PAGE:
The seductive enchantress Alcina has already lured many men to her island kingdom, making them forget their origins, goals and identities and keeping them as male concubines. Once she tires of them, she usually turns them into stones, plants or animals. However, everything suddenly changes with the arrival of the crusader Ruggiero: for the first time, the self-confident sovereign Alcina experiences herself as a loving woman who ultimately has to fight for her love with every means at her disposal.
With the figure of Alcina, Georg Friedrich Handel outlined the fascinating profile of a great lover that is well in advance of the modern age. Yet the other figures in this “magical opera” are also characterised individually. They embark on a long journey, at the end of which they are all reunited in a labyrinth of profound, sombre emotions.
In his production, acclaimed by critics and audiences alike, director Christof Loy initially chooses the baroque theatre as a scenographic metaphor for Alcina’s illusory magical kingdom. He then gradually reveals the downside of this beautiful world. The cast of this revival is a dream: Cecilia Bartoli can once again be heard as Alcina. At her side, Philippe Jaroussky – probably one of the most sought-after countertenors of our time – will introduce himself at Zurich Opera House as Ruggiero. Julie Fuchs as Alcina’s sister Morgana and Varduhi Abrahamyan as Ruggiero’s fiancée Bradamante perfectly embody the baroque character of this work. The Italian baroque specialist Giovanni Antonini will once again be at the rostrum of the Orchestra La Scintilla.
GALLERY (Photos copyright: Monika Rittershaus)
FOCUS ON: CECILIA BARTOLI
For more than two decades, Cecilia Bartoli has indisputably been one of the leading artists in the field of classical music. Her new opera roles, concert programmes and recording projects – exclusively on Decca – are eagerly awaited all over the world. The enormous success of her solo releases such as The Vivaldi Album, Italian Arias by Gluck, The Salieri Album, Opera proibita, Maria, Sacrificium and Mission is reflected both in extraordinary sales which have firmly established her as today’s best-selling classical artist – more than 10 million copies of audio and video releases occupying the international pop charts for well over 100 weeks and garnering numerous “gold” and “platinum” certifications – and in major awards: five Grammys® (USA), ten Echos and a Bambi (Germany), two Classical Brit Awards (UK), the Victoire de la Musique (France) as well as many other prestigious prizes.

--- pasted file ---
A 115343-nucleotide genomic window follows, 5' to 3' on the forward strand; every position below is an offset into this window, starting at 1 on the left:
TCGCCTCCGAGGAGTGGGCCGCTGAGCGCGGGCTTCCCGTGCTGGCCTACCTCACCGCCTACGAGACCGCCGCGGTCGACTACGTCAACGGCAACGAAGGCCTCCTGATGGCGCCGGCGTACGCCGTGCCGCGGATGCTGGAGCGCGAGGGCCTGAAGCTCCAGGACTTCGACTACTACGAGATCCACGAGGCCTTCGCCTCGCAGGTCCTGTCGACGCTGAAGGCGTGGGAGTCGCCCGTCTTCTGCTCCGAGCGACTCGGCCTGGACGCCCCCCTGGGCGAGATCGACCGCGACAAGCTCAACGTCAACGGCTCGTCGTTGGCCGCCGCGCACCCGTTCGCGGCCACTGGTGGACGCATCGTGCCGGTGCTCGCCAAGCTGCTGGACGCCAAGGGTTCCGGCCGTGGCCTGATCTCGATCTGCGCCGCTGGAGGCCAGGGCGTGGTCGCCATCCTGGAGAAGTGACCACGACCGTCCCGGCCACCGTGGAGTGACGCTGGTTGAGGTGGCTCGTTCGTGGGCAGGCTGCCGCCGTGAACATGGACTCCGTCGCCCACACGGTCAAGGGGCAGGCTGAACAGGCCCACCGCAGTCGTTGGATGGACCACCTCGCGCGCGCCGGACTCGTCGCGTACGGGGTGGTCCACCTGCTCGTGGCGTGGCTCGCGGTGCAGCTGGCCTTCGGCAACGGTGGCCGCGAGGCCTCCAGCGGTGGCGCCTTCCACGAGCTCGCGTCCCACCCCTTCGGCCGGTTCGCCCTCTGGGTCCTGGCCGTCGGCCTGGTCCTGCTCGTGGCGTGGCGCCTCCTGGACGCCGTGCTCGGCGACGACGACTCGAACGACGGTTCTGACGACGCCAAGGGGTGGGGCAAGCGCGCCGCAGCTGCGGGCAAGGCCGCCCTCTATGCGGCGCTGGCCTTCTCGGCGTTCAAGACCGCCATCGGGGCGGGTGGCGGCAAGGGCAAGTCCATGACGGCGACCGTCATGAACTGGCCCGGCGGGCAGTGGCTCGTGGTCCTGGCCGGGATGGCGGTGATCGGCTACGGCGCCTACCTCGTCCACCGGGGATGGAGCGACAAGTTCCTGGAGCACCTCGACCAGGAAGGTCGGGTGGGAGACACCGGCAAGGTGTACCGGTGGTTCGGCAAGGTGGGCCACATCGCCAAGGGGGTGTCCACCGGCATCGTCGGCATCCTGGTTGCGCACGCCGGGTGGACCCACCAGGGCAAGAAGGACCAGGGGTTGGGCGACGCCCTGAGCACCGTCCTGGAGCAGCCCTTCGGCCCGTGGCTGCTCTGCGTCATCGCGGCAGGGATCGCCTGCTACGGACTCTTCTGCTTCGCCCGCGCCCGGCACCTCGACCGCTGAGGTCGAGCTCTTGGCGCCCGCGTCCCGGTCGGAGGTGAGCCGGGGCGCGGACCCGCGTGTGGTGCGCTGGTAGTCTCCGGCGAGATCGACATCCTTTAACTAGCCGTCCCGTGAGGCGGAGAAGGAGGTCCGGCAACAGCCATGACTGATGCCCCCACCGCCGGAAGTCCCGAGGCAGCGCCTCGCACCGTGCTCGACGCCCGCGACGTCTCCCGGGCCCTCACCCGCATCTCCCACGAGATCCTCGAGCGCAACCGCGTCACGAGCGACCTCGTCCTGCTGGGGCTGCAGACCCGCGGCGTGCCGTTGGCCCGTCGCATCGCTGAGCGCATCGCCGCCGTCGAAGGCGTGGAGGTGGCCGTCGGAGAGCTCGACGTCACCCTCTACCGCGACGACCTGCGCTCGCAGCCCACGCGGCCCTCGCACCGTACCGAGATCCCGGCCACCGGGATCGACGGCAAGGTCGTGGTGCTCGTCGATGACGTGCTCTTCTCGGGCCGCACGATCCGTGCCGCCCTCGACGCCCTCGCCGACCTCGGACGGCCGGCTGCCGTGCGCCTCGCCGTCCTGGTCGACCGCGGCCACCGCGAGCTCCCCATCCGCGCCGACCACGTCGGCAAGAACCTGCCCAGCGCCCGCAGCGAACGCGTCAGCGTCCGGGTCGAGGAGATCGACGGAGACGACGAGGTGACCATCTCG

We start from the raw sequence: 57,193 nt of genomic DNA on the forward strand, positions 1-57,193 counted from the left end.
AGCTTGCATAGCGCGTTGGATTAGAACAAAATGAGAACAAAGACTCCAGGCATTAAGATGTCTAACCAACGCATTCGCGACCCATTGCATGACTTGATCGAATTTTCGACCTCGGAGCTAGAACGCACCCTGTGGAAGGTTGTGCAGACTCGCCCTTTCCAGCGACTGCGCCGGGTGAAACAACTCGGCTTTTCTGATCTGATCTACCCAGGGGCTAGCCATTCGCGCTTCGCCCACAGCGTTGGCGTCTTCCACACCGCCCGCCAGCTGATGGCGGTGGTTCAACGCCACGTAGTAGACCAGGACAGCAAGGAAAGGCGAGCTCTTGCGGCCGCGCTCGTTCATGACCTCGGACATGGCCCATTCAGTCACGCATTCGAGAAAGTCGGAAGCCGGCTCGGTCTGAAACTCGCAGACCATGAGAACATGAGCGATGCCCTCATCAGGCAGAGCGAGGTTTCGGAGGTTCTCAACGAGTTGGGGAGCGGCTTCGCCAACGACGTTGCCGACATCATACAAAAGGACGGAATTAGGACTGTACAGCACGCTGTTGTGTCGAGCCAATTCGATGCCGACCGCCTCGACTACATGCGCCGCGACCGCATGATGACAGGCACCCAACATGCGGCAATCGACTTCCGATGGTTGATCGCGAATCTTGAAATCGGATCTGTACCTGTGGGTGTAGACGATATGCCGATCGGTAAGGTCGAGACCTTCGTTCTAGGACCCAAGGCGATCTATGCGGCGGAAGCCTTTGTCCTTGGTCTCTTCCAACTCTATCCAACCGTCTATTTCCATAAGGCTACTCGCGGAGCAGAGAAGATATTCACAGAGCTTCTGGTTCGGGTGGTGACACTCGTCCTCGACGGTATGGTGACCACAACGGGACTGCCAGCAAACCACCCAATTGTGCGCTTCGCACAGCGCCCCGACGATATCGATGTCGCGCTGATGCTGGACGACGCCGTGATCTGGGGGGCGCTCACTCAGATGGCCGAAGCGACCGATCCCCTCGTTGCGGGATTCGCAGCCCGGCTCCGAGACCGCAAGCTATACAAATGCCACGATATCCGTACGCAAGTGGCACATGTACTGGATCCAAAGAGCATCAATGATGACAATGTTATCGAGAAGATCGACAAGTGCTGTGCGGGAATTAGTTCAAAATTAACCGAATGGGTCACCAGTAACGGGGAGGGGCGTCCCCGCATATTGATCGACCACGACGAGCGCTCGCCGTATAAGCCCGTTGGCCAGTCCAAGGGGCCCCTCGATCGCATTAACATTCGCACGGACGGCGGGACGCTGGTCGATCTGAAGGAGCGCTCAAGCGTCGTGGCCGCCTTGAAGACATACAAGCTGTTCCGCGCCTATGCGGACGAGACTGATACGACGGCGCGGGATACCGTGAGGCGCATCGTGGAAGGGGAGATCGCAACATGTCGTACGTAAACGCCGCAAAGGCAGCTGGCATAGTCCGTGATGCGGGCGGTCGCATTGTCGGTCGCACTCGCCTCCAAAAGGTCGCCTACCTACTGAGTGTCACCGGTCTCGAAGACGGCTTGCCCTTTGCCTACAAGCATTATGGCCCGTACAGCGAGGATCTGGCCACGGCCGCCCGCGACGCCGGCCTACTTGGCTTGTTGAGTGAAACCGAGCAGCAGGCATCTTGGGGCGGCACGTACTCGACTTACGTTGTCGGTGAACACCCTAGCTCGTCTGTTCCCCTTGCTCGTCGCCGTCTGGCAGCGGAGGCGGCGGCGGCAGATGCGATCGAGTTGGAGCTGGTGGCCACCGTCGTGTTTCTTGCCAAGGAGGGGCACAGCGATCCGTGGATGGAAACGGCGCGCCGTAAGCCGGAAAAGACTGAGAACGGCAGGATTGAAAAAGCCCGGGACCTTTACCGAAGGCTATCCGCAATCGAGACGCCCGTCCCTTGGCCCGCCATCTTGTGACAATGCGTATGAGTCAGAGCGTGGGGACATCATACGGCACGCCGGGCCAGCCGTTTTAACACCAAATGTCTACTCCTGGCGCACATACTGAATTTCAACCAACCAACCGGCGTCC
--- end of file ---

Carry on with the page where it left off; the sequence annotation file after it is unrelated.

Cecilia Bartoli has brought classical music to millions of people all over the world. But beyond this fact, she is especially gratified that the popularity of her projects has kindled discussions that always lead to comprehensive re-evaluation and rediscovery – that of composers who have been passed over and of repertoire which has been forgotten.
Herbert von Karajan, Daniel Barenboim and Nikolaus Harnoncourt were among the first conductors with whom Cecilia Bartoli worked. They noticed her talent at a very early stage, when she had barely completed her vocal studies with her parents in her home-town of Rome. Since then, many further renowned conductors, pianists and orchestras have been her regular partners. In recent years, her work has begun to focus on collaborations with the most significant period-instrument orchestras (Akademie für Alte Musik, Les Arts Florissants, I Barocchisti, Concentus Musicus Wien, Freiburg Baroque Orchestra, Il Giardino Armonico, Basle Chamber Orchestra, Ensemble Matheus, Les Musiciens du Louvre, Orchestra of the Age of Enlightenment and the Zurich period orchestra La Scintilla). Projects with orchestras in which Cecilia Bartoli assumes the overall artistic responsibility have also become increasingly important to her and were crowned by programmes jointly developed and performed with the Vienna Philharmonic Orchestra.
Cecilia Bartoli sings in the most important concert halls of Europe, North America, Asia and Australia. Her stage appearances include prestigious opera houses and festivals such as the Metropolitan Opera in New York, the Royal Opera House Covent Garden in London, La Scala in Milan, the Bavarian State Opera in Munich, the Salzburg Festival, the Zurich Opera House and the Théâtre des Champs Élysées in Paris.